IN A night full of music, dances, and love for their own culture, Indian students showed their unique art and forms hundreds of miles away from their own country in a cultural night at Rizal Park, Davao City last March 11, 2018.
Around 2,000 Indian students from Davao Medical School Foundation (DMSF), San Pedro College, and Brokenshire College performed their dances, gave tribute to their favorite artists, and showed the various cultural attires of the different regions in India.
Some of these dances include Garbha dance, a popular dance from Gurajat, an Indian state, which is being performed not only in India but all over the world by the Gujaratis. They also performed Bollywood dances to soundtracks of famous Bollywood movies.
An a capella number was performed as tribute to Indian artist A.R Rahman, an Indian composer, singer-songwriter, music producer, musician and philanthropist. Rahman’s works are noted for integrating Indian classical music with electronic music.
Aside from songs, and dances, the students also performed a mime about conservation of water. They depicted powerfully how water was taken for
granted and how dangerous it is if water runs out.
Aleena Anna George, a third-year student at DMSF said that these cultural dances and performances were a way to show their gratefulness to Davao City for the opportunities that were given to them in their stay here.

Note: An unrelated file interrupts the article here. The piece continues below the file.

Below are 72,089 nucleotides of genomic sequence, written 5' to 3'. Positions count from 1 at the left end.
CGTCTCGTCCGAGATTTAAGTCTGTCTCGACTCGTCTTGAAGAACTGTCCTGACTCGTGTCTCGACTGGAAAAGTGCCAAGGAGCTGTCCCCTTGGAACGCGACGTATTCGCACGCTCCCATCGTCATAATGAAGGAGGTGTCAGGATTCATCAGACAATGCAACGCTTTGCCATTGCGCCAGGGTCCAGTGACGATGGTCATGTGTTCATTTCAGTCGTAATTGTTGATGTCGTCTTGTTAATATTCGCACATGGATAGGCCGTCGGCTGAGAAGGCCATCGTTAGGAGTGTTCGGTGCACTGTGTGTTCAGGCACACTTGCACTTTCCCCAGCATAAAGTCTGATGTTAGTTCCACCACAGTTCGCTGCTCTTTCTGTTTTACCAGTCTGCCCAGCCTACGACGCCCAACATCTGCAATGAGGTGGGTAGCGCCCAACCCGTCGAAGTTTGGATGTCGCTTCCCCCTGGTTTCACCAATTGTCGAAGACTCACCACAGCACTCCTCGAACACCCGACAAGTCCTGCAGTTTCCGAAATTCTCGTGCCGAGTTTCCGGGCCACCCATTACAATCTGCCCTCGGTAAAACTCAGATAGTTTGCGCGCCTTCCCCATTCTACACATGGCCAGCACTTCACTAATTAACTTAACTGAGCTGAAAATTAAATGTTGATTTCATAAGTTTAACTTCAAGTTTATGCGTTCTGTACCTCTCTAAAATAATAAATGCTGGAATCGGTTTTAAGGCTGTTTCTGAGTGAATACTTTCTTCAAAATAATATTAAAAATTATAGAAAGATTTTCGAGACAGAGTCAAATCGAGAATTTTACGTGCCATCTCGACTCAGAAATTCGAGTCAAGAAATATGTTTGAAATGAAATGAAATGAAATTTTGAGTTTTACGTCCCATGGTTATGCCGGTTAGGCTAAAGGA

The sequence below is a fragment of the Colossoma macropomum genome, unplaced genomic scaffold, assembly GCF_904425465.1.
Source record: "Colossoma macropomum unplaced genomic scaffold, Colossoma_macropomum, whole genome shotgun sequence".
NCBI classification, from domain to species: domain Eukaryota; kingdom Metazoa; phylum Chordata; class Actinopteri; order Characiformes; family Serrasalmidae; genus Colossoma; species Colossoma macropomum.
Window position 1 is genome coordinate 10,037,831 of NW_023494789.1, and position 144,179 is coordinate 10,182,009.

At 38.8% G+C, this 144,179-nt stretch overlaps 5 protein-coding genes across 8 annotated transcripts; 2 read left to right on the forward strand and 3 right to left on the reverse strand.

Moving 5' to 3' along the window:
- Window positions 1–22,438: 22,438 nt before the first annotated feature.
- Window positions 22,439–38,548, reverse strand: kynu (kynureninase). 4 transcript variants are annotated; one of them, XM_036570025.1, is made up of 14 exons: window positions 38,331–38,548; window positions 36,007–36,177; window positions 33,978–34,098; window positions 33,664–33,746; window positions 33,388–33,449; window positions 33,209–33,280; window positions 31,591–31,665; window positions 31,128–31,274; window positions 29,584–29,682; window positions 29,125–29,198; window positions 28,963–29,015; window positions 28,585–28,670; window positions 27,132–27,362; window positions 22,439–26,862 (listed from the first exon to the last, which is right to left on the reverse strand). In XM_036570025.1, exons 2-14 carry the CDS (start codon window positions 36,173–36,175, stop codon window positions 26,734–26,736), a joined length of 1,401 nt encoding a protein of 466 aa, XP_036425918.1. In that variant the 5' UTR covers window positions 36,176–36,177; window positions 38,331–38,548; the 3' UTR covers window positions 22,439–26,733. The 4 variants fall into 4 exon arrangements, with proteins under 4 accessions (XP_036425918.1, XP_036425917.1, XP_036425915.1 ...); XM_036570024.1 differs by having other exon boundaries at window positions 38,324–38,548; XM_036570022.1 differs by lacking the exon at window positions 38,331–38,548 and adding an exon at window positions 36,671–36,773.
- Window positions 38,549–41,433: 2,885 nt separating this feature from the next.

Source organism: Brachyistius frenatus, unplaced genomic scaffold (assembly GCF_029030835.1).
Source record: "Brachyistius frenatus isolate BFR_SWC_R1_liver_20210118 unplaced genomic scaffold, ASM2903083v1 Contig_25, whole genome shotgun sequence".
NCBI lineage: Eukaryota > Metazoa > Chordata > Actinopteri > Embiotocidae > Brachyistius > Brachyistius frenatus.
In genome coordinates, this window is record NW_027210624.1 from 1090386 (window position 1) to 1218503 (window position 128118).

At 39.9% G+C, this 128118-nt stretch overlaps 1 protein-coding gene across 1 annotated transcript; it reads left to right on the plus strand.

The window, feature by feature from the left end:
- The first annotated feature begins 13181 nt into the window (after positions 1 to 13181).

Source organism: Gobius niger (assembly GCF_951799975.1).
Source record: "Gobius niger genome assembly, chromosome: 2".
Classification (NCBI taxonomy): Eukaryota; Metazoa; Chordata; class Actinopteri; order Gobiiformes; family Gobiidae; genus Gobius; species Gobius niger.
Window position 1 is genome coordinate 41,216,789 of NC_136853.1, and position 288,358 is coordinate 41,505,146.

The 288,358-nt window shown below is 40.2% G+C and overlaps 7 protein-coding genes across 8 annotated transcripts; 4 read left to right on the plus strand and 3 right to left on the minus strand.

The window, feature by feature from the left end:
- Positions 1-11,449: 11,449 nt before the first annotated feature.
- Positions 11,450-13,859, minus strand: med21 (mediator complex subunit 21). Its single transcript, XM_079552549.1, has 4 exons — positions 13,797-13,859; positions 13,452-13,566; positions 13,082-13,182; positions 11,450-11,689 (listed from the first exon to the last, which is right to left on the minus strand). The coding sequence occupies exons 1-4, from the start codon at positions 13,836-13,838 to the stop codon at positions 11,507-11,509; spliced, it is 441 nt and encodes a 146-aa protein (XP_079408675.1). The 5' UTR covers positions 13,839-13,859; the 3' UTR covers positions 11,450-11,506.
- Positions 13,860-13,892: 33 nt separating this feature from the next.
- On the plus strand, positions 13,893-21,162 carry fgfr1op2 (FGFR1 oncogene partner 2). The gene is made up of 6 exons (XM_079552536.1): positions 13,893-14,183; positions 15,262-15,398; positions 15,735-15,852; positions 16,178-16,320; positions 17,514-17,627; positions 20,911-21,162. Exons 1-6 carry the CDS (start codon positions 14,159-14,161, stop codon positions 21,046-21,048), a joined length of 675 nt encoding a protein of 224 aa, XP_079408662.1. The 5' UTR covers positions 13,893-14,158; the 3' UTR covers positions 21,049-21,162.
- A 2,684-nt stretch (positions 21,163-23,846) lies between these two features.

“We wanted to showcase the culture of India for the people of Davao, I think they are doing a very good job. I just wanted to take the
opportunity to thank the whole Filipino men and women, and the local people for giving us the opportunity to study medicine. Without you guys, if the DMSF is not there, I do not know where I am going to study medicine so it is really nice studying here, and walking and I am sure that I would miss the city a lot once that I am done with my studies and when I go back to India,” she said.
She said that she had made a lot of Filipino friends and she is grateful because she can really appreciate the culture here and also the open mindedness of people.
“I was denied to have a medical seat in India and even if I chose to buy a medical seat, I would have given millions of Indian rupees and I am not rich. Why Philippines? Philippines is cheap. Philippines is affordable, people are nice, the climate is almost the same and it is an English-speaking country,” George said.
As an Indian staying in Davao City, Anna said that she is not affected by negative news saying it is not safe in Davao.
“Even though they are telling that the Indian People should be protected… and you shouldn’t go to any places outside Davao, as far as I
know, there is nothing (to be afraid of) because we are really safe, in Duterte’s place nothing can happen to us. We really do believe in Sara Duterte, so as far as I know we are very safe,” George
Anthony Devaseelam, chief financial officer of Davao Medical Education Management Services (DMEMS), said that they are happy to show and promote the Indian culture here.
“Around 6,000 medical students are studying here in Davao. In India, we have different cultures, different language, and different music so everything performed here, it is a wonderful night, to give love to Philippines in Davao City,” he said.
DMEMS is the company that attends to the needs of the Indian students in the city.
Photos by Mark Perandos, City Tourism Operations Office, and Davao Medical Education Management Services Co.